Monday, July 21, 2014

Mend Thine Every Flaw

Naturalization Ceremony at Monticello
Photo by Waldo Jaquith
from Wikimedia Commons

The naturalization ceremony at Monticello each 4th of July, where people who have come to the U.S. from all over the world stand and take the oath of citizenship, is a stirring event.  Bob thought it would be a feel-good story for these troubled times, and sent me to do a feature this year.  “Be sure and get some interviews,” he reminded me as I was heading out the door.  “First-hand accounts are what make history come alive.”

“Sure thing, Chief,” I told him.  “Patriotic music, a celebration of democracy in action, and heartwarming stories.  I could write this in my sleep.”

“Ah, so that’s why your stories usually sound the way they do,” he said.

“Glad you like them,” I said.  “I’ll try to meet my usual standard.”  He said something in reply, but it was muffled by the loud slam of the door behind me.  It must have been caught by the wind. 

The mood at Monticello was festive and the ceremony moving.  After the speakers, the administration of the oath, and the rest of the formal agenda, the band began playing, kids were rolling hoops and running around happily, and I had a couple of ice cream cones to tide me over until lunch.  Then I walked around looking for newly-minted citizens to talk with, humming along as the band gave a nice rendition of “America the Beautiful.”
America! America!
God mend thine every flaw,
Confirm thy soul in self-control,
Thy liberty in law! 

The first new citizen I approached turned out to be from Chile.  “Congratulations!” I told her, shaking her hand.  “How long have you lived in this country?”

“I came with my mother in the late 1970s when I was just a young girl,” she said. “It took me a long while, but I finally decided to become a citizen here.”  

“Just you and your mother?” I said. “What about the rest of your family.”

She looked a bit awkward.  “Maybe you remember the years of the Pinochet dictatorship in Chile?”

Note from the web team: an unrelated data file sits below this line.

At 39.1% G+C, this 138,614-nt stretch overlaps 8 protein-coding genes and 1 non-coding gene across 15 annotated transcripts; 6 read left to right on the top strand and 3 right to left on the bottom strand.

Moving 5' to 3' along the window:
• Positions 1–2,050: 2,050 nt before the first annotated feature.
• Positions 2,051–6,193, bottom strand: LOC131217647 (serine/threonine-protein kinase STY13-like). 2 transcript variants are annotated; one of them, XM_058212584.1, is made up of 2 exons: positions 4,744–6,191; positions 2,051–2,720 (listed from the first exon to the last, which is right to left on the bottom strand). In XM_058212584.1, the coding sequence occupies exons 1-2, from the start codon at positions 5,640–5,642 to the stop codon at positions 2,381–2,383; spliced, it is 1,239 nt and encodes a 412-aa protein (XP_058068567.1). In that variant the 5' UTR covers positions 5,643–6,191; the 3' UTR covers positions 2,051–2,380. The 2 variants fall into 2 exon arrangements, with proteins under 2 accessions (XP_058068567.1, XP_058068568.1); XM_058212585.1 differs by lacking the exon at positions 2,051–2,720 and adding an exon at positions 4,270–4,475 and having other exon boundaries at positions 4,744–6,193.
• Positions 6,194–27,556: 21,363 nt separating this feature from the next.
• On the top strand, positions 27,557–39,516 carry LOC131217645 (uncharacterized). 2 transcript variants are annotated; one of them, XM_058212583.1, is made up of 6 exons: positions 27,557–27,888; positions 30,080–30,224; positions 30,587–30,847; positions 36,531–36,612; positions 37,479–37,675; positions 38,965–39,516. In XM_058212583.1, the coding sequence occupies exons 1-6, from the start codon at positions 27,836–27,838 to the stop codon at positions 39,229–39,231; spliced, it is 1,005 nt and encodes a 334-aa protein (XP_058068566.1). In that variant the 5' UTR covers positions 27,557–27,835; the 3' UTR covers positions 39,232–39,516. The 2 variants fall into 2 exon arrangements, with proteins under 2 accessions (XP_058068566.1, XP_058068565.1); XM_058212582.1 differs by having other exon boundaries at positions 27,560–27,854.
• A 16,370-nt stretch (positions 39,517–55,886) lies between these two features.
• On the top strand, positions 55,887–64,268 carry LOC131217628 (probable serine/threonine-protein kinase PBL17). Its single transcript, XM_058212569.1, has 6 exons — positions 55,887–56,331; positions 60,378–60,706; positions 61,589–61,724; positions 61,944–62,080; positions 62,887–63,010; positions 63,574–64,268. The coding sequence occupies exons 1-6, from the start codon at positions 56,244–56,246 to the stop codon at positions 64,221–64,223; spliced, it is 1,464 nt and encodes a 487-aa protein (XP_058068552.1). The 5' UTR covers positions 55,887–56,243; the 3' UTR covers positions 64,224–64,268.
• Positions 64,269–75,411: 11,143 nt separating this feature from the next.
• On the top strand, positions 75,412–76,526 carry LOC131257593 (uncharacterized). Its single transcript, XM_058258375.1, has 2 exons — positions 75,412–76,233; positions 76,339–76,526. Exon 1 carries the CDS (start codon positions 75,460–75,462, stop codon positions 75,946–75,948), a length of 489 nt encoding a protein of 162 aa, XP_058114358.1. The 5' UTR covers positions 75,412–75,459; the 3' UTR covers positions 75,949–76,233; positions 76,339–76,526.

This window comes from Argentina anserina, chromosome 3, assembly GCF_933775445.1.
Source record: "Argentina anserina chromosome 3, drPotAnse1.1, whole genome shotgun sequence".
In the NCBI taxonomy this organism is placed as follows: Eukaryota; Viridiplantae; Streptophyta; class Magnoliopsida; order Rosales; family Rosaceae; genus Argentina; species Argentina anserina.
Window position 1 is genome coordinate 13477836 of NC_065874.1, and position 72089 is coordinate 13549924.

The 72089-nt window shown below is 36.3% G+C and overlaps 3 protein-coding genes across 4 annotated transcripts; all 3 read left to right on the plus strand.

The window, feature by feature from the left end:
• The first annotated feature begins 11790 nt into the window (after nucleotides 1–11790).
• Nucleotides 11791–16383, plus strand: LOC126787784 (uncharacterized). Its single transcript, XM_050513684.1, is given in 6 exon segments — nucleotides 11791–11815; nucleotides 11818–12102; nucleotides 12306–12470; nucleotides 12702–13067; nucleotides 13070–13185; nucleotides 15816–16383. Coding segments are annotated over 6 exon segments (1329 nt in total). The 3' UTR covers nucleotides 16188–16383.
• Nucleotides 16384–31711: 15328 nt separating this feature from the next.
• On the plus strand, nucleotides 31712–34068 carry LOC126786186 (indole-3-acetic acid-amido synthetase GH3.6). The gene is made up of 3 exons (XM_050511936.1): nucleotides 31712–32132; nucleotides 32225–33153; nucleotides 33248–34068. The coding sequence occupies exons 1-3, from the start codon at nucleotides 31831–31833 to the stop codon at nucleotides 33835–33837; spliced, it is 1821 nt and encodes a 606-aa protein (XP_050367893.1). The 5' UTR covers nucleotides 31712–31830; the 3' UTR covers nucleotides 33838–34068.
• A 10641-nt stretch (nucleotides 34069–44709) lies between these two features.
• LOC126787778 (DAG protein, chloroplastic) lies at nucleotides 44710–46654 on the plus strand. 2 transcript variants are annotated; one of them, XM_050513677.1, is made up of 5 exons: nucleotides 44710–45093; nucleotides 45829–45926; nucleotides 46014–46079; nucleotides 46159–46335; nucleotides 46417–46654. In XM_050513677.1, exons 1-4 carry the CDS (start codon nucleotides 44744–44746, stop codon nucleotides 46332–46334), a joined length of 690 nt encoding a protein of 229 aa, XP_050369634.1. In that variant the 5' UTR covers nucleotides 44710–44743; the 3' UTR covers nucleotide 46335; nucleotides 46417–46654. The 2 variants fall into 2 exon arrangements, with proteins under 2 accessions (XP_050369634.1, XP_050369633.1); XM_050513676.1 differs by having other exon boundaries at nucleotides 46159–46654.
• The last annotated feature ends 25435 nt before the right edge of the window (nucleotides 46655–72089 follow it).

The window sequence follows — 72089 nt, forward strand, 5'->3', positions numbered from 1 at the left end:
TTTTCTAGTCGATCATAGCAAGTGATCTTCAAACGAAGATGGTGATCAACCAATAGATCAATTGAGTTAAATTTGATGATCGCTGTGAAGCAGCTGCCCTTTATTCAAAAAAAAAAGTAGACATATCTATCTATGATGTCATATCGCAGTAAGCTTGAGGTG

“Not really,” I said.

“Well,” she explained, “when the CIA engineered a military coup to overthrow the democratically elected government of President Allende, General Pinochet’s men herded my father and twelve-year-old brother into the national stadium, along with hundreds of others, where they were both tortured and killed.”  She began to tear up at the memory.

What can you say after something like that?  “Oh, I’m sorry,” I said, stunned.  “Uh, well, congratulations again on your naturalization.  Best of luck to you.”  And I quickly went looking for someone else to interview.

The next new citizen I approached told me he was from Guatemala, and was working as an orderly in a local hospital.  “Actually, I was a doctor specializing in rural medicine back home,” he said, “but after death squads murdered four of my colleagues at night in front of their families, I fled for my life.”

“It’s a shame your country has such a history of unrest, dictatorships, and violence,” I said.  “It must be a relief to become part of a country like ours with its long tradition of democracy and freedom.”

He nodded.  “It’s bittersweet,” he said.  “It was the stability in this country that finally led me to apply for citizenship.  But at the same time, enjoying that safety here is painful because it was the United States that  organized the overthrow of our peaceful, democratically-elected government and replaced it with dictators who carried out decades of genocide.”  He paused, his eyes down, and then looked up at me.  “The U.S. trained the death squads and early on gave them a list of names of doctors, journalists, teachers, community activists, labor organizers, and student leaders to ‘neutralize’,” he said quietly.

“Oh.  I didn’t realize.  I ... uh .... ”

“I understand,” he said, his voice a little hoarse.  “Most people here seem completely unaware of these things.”

“Right,” I said, anxious to get out of this situation.  “Listen, it’s been great talking with you.  Good luck.”

The band was now playing “My Country ‘Tis of Thee,” and the words of the song ran through my mind as I hurriedly walked away.

Our father's God, to Thee,
Author of liberty,
To Thee we sing.
Long may our land be bright
With freedom's holy light;
Protect us by Thy might,
Great God, our King!

Maybe Latin America was the problem, I reflected.  Then I noticed what appeared to be a Middle Eastern woman standing alone.  I introduced myself, and asked where she was from originally.

“Iran,” she said, and nothing more.  She seemed wary, so I tried to put her at ease.  “I’m a newspaper reporter doing a human interest story on new citizens naturalized today,” I said.  “Would you mind if I ask you a few questions?”

“I suppose it’s okay.”

“Great.  Can you tell me how does it feel to become a citizen in a free and democratic country like ours?”

“Freedom and democracy are wonderful things,” she said.  

After a pause she added, “My grandmother would tell me, when she was alive, about how proud Iranians were when we elected Mohammed Mossadegh Prime Minister in a free, fair, and open vote.  But when Mossadegh decided to cancel the British monopoly control of Iranian oil and nationalize the oil company, Britain and the U.S. decided he had to go.  The CIA was used to overthrow him.   It took two years.  They bribed newspaper editors, created a fake communist party, organized and financed opposition, and then orchestrated a coup that put the Shah in power.   Years of dictatorship followed, with unspeakable horrors.  Over 3,000 people were killed by the Shah’s regime.  My grandfather’s brother was tortured and killed by the Shah’s secret police.”